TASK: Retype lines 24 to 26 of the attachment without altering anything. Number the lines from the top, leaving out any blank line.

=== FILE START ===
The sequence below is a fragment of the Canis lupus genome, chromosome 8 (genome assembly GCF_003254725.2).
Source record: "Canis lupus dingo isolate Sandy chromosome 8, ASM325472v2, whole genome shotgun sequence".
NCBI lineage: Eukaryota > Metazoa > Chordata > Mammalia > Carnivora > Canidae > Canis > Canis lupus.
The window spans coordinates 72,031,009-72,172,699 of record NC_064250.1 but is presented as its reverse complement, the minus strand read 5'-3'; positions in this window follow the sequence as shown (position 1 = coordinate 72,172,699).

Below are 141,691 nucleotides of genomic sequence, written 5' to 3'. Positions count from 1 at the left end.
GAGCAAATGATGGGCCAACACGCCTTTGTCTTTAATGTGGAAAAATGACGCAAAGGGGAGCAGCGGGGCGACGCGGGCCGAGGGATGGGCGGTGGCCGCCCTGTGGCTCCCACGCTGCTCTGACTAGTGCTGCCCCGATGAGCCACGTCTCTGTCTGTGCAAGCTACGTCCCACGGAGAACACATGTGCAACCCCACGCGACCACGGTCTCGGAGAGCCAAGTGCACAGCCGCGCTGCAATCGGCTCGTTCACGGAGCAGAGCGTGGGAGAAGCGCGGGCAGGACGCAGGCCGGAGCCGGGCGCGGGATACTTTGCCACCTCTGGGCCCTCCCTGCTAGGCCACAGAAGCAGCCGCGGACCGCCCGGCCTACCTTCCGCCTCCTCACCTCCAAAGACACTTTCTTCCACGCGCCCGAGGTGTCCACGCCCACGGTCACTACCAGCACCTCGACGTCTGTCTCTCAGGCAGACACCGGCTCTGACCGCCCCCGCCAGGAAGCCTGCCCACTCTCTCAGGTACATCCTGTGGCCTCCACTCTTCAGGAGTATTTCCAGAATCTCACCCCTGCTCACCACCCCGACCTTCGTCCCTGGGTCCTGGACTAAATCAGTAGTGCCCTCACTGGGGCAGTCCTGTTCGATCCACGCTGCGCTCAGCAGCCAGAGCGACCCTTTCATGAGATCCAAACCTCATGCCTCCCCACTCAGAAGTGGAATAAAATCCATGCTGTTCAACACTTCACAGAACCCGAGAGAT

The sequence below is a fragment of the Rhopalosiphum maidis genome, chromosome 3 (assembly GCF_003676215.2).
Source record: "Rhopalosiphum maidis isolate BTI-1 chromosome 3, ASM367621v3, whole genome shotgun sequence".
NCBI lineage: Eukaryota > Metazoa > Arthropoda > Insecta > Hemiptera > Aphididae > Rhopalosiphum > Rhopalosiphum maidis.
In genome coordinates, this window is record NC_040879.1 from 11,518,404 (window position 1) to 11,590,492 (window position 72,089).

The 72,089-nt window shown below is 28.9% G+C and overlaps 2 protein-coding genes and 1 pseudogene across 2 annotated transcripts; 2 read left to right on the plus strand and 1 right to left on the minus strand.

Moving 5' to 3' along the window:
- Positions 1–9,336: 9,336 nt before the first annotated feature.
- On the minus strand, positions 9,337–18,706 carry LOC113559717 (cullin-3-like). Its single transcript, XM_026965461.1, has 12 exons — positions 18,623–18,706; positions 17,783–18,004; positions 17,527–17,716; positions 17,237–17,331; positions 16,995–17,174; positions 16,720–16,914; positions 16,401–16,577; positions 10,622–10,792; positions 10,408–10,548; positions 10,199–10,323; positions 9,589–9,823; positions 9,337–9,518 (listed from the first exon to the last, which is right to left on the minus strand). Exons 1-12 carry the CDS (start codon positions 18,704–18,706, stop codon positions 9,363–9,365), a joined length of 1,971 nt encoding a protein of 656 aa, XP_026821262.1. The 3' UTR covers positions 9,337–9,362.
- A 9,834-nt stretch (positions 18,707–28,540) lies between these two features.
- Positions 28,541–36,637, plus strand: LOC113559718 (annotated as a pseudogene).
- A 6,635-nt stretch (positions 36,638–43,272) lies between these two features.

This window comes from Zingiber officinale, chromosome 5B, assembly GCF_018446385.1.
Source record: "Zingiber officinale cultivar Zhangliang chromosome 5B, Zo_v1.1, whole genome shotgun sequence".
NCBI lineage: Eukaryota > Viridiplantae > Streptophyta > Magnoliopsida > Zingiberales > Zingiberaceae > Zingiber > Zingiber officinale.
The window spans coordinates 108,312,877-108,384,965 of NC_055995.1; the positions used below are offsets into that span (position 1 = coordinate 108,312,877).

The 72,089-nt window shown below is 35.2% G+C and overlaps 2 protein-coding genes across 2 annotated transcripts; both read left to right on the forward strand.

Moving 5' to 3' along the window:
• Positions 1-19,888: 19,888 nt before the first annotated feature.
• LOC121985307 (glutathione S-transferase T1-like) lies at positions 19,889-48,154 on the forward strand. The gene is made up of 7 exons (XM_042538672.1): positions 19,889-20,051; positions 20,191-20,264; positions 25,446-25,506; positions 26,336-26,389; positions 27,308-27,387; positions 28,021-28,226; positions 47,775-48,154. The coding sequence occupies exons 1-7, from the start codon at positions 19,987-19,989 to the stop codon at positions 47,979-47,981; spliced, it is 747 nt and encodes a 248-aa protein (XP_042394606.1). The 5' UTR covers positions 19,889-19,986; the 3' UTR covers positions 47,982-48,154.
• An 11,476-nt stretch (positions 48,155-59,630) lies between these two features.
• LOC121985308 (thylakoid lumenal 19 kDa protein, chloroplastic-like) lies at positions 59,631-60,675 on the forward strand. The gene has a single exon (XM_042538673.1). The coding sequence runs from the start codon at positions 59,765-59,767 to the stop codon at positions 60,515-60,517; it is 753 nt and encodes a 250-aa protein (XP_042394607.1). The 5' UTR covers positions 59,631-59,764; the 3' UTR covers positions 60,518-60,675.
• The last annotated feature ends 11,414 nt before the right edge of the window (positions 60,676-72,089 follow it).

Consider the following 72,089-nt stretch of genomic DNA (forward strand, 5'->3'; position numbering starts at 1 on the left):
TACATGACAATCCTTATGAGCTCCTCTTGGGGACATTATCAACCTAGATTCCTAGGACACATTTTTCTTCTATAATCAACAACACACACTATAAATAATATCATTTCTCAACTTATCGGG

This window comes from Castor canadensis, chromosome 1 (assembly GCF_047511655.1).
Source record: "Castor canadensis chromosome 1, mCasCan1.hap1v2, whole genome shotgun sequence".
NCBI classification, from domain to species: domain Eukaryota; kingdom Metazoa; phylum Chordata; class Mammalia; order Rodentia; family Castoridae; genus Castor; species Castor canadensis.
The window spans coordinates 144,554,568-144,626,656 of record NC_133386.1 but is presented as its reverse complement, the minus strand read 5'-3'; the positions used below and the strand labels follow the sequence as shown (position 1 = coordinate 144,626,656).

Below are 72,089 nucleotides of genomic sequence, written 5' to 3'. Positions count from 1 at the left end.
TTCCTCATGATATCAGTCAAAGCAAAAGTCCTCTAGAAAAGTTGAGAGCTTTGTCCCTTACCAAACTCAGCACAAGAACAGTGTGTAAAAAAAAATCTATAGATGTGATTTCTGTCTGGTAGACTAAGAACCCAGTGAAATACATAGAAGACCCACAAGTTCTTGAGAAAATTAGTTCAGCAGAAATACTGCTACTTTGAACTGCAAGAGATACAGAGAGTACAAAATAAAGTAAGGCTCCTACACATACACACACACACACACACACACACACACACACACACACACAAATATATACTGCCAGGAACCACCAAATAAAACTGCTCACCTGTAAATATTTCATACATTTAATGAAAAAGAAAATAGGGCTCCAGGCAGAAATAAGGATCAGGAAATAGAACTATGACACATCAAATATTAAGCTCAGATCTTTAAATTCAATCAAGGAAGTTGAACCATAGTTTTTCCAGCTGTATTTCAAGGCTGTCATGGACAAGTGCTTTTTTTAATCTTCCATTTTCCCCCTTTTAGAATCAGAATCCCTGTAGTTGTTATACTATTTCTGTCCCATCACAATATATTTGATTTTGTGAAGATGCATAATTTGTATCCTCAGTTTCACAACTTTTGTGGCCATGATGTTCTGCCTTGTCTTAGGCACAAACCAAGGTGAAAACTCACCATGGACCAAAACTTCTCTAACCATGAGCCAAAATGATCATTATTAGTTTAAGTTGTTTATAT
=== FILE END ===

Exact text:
• Positions 1-19,888: 19,888 nt before the first annotated feature.
• LOC121985307 (glutathione S-transferase T1-like) lies at positions 19,889-48,154 on the forward strand. The gene is made up of 7 exons (XM_042538672.1): positions 19,889-20,051; positions 20,191-20,264; positions 25,446-25,506; positions 26,336-26,389; positions 27,308-27,387; positions 28,021-28,226; positions 47,775-48,154. The coding sequence occupies exons 1-7, from the start codon at positions 19,987-19,989 to the stop codon at positions 47,979-47,981; spliced, it is 747 nt and encodes a 248-aa protein (XP_042394606.1). The 5' UTR covers positions 19,889-19,986; the 3' UTR covers positions 47,982-48,154.
• An 11,476-nt stretch (positions 48,155-59,630) lies between these two features.